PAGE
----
But safety is an illusion. Babies are fragile—this is why mothers worry, why we pace in the night. I have never cried so much as I have cried over the adoptions of my kids. In each and every one, birth family drama, health scares, legal hurdles, and deeply broken systems left my heart aching. Sometimes I cried because we were not chosen to parent, because Child Protective Services determined that another placement would be better for the child. Sometimes I cried because death is easily dealt to the most vulnerable, because sometimes the devil wins. Every time, I felt the need to move inside me, the insistence from a Spirit more powerful than me, telling me to keep chasing after love, to keep crying over these babies.

“Satisfy your demand for reason but always remember that charity is beyond reason, and God can be known through charity,” O’Connor wrote to a doubting friend. Adoption is unreasonable. In adoption, we can’t control the prenatal care provided, the delivery experience, the substances ingested during pregnancy—the whole endeavor is shot through with risks no sensible person would take. All we can do is show up with love and grace after the fact, offer kindness and support where we can, and pursue life with the fervor and passion it deserves. Every life, of parent and child, deserves to be fought for, cried over, prayed for, ached with.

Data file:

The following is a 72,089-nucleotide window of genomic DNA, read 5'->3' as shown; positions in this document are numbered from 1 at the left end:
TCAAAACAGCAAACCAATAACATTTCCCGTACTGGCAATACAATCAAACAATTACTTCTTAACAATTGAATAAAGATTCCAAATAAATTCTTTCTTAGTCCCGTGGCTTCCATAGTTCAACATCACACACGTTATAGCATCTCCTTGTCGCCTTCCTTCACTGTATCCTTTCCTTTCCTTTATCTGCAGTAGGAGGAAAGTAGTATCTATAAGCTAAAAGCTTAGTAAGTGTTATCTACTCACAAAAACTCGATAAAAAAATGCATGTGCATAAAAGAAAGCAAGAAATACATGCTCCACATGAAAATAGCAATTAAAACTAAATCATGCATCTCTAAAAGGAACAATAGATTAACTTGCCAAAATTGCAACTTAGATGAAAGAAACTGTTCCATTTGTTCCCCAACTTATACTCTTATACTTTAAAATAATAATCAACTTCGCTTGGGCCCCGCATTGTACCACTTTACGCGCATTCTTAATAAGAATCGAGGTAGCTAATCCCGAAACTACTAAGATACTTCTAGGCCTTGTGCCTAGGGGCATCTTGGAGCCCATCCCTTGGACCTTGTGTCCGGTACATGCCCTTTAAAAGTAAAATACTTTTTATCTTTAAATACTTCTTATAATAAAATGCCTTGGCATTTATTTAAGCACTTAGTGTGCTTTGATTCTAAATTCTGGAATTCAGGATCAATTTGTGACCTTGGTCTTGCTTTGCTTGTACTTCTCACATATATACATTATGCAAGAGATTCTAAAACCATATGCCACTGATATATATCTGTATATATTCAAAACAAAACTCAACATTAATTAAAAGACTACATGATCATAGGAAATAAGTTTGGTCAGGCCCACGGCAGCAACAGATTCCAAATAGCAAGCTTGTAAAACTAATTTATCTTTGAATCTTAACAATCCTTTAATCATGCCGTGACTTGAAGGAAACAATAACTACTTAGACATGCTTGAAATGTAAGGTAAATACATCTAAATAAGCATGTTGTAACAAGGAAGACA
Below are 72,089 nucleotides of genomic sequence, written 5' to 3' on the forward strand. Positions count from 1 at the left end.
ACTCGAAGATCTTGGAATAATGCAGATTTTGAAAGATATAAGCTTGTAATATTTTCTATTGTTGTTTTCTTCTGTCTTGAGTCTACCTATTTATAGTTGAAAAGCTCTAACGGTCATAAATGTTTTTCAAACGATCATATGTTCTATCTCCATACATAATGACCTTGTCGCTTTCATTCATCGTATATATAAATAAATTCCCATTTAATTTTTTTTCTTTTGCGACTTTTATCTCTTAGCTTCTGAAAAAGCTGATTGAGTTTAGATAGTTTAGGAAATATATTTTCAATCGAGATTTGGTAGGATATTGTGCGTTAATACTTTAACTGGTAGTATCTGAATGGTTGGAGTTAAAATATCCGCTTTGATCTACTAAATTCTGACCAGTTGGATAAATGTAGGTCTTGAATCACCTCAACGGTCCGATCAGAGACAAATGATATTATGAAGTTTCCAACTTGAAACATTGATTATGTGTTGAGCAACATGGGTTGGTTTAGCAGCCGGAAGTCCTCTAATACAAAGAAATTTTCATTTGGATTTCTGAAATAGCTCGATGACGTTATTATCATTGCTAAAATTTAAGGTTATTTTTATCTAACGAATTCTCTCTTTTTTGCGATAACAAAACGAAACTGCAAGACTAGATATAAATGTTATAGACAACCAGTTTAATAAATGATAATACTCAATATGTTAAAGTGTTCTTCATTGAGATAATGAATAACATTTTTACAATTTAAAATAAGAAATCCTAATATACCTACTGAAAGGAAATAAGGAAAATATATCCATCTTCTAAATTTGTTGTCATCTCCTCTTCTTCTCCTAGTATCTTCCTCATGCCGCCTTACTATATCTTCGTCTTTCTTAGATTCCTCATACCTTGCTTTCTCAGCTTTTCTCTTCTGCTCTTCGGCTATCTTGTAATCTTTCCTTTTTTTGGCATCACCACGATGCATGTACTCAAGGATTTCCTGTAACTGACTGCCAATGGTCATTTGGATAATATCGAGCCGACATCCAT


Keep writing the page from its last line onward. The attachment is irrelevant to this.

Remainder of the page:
So many times my husband and I have chased life into dark places, beyond reason. And three times I have flown home with a miracle wrapped close to my chest, a little being who grows up to say “mama” and “banana” and clap their hands with delight when I laugh.

“Conviction without experience makes for harshness,” O’Connor wrote. I wonder what she would think about how we scream at each other about our bodies, our choices, our rights, our certainties. My experiences have made me more apt to cry at the brokenness of the world, but I believe our tears can be a proxy baptism, a dose of holy water, in a way that our surefire ideas will never be. Perhaps people of faith can offer the world a broken heart instead of our opinions.